Sunday, June 17, 2012

June 18, 1812

Two hundreds years ago today, the War of 1812 -- one of the silliest and most unnecessary wars in the history of the universe -- began.

The war was the culmination of more than a decade of deteriorating relations between the fledgling United States and its former oppressor, those obnoxious Imperial Brits. England had been waging war with Napoleon since the French Revolution and tried to prevent Americans from trading with France on the open seas. Americans were also pissed that their soldiers were being impressed against their will to fight in the British war effort.

Canadians also love to talk smack that the real cause of the War of 1812 was the American "invasion" and attempted annexation of Canada, but I call bullshit on that claim. Sure, in the early days of the nation the U.S. had designs on Canada, and once the war started and there were some early American victories President Madison threw up his hands and said, "Why the fuck not? We're at war. Let's march to Toronto." But that's like saying that the Battle of Gettysburg was an attempt by the Confederate States of America to annex Pennsylvania. The reality is that, thanks to the Indian wars, the U.S. government in June 1812 didn't even have de facto control of the Northwest Territory (what is now Michigan, Illinois, Ohio, Indiana and Wisconsin), so why would we try at that time to annex Ontario or Nova Scotia. Seriously, who writes the textbooks in Canada? Texans?

(Besides, the United States doesn't need to conquer Canada. We've owned the Stanley Cup for 18 years.)

The irony of The War of 1812 is that it never should've happened. The declaration of war was signed into law by Madison on June 18. But a month earlier Spencer Perceval, the Prime Minister largely responsible on the British side for the deteriorating relations, was assassinated. His successor repealed most of the anti-American policies and openly expressed a desire to normalize relations with the U.S. Alas, 200 years ago it took weeks for news like this to cross the Atlantic, so the Americans were unaware of this policy shift until it was too late.

The war went back and forth for a couple of years, until Napoleon finally went down for good and the Brits had an opportunity to focus on this side of the Atlantic. Then the English started to deliver an ass-whoopin' to the States, burning Washington, D.C., blockading the New England coast and conquering much of Maine (funny how you never hear Canadians talk about the root cause of the War of 1812 was Canada's invasion and attempted annexation of Maine). The blockade crippled the economy in New England, which as a region had patched things up pretty nicely after the American Revolution and now claimed Britain as its biggest trading partner. Morale got so bad that there was a movement afoot in New England to secede from the United States and negotiate a separate peace with Great Britain(though other New Englanders floated less radical proposals).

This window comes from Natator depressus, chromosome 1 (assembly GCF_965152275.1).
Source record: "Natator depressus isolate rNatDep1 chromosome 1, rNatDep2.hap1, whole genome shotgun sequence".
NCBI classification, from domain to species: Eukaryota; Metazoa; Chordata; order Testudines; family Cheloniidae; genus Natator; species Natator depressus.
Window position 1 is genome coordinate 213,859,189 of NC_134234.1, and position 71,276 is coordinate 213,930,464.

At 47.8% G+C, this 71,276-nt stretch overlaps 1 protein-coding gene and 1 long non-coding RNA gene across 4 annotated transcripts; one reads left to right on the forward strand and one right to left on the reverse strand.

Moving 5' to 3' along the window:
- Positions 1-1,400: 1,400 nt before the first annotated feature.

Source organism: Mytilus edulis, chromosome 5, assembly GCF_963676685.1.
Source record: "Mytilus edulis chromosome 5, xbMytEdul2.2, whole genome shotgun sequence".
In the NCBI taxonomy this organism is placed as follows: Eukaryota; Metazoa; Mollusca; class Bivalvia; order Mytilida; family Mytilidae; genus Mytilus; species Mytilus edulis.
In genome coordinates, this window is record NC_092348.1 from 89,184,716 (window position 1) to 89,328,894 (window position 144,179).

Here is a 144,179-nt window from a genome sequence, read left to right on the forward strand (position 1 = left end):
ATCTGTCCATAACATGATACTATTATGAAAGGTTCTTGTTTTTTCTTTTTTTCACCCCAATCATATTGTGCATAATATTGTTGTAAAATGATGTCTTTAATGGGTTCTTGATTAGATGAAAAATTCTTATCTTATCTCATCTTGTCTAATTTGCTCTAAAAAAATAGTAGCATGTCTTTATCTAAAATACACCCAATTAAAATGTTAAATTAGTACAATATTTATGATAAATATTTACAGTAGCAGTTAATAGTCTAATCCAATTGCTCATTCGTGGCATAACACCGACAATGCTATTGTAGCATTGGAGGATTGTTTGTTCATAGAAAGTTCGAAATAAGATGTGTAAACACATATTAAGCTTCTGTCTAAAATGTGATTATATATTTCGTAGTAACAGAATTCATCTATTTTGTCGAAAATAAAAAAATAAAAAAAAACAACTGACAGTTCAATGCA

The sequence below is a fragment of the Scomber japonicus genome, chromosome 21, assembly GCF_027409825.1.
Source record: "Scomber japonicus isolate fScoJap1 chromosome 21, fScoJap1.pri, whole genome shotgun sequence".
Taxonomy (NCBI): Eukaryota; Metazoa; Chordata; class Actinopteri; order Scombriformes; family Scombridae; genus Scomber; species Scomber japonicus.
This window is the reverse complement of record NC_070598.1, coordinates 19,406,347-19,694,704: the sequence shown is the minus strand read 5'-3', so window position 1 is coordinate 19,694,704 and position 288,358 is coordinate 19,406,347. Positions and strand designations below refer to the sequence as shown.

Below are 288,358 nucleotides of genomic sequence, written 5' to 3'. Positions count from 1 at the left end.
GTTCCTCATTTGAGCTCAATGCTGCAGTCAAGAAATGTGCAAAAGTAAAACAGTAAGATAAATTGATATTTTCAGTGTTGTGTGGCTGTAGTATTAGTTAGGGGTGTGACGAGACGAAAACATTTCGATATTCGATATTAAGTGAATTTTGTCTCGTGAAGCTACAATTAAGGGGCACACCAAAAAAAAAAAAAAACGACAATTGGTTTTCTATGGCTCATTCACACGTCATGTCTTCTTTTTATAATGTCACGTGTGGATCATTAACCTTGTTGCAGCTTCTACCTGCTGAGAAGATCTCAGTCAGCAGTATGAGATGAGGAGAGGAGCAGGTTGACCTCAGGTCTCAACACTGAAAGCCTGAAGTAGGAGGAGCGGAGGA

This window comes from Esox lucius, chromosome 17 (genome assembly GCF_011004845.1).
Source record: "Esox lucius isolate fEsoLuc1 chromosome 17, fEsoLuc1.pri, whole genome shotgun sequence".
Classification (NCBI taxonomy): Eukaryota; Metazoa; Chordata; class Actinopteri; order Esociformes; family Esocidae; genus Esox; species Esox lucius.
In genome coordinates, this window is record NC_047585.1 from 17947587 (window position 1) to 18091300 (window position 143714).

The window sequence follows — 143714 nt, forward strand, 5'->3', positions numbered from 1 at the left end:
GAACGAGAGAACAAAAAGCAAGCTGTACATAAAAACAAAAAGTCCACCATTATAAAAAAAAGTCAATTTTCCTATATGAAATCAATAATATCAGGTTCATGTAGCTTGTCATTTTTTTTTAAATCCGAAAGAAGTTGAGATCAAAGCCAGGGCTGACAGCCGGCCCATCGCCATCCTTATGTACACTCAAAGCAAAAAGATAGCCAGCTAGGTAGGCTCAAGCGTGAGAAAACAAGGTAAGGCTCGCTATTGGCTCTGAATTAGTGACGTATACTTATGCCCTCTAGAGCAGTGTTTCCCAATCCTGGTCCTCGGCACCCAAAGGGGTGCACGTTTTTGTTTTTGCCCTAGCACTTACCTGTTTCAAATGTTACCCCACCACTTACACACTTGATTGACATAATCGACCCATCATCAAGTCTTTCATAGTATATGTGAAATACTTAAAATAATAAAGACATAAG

The U.S. regained its footing in the Battle of Baltimore, which led to Francis Scott Key's writing of the national anthem. By the fall of 1814, Britain and the United States, two nations weary of a war in which neither side could gain the upper hand, began to talk peace. That ultimately led to the Treaty of Ghent, signed on Christmas Eve 1814, in which both sides agreed to returned to status quo ante bellum, with no gain or loss of territory on either side. But once again, 19th-century communications technology hindered the end of the war. Because it took weeks to relay the signing of the treaty, the U.S. routed the British in the Battle of New Orleans the month after the treaty was signed, and gave Americans a sense of final victory, a "Second War of U.S. Independence."

It's interesting to see how war has changed over a couple of centuries. What would happen today if we fought a war and New Englanders were so opposed to it that they talked of secession? And yet, despite this era of instant communication, any nation can conveniently withhold facts through propaganda or lies of omission and still create a redux of the War of 1812. As the War on Terror seemingly (hopefully) winds its way to a conclusion, let's hope we don't have to think about it much in the future. War changes over the centuries, but it still stays the same. The end result is that people die needlessly.

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